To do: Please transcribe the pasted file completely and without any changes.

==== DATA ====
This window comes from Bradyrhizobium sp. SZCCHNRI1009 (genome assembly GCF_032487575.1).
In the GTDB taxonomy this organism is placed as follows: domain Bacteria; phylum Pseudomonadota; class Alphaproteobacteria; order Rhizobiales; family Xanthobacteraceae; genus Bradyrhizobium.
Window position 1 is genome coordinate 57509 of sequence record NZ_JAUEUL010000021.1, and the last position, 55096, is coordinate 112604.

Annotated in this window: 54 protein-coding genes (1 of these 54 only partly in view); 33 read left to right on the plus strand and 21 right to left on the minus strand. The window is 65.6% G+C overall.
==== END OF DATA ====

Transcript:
This window comes from Bradyrhizobium sp. SZCCHNRI1009 (genome assembly GCF_032487575.1).
In the GTDB taxonomy this organism is placed as follows: domain Bacteria; phylum Pseudomonadota; class Alphaproteobacteria; order Rhizobiales; family Xanthobacteraceae; genus Bradyrhizobium.
Window position 1 is genome coordinate 57509 of sequence record NZ_JAUEUL010000021.1, and the last position, 55096, is coordinate 112604.

Annotated in this window: 54 protein-coding genes (1 of these 54 only partly in view); 33 read left to right on the plus strand and 21 right to left on the minus strand. The window is 65.6% G+C overall.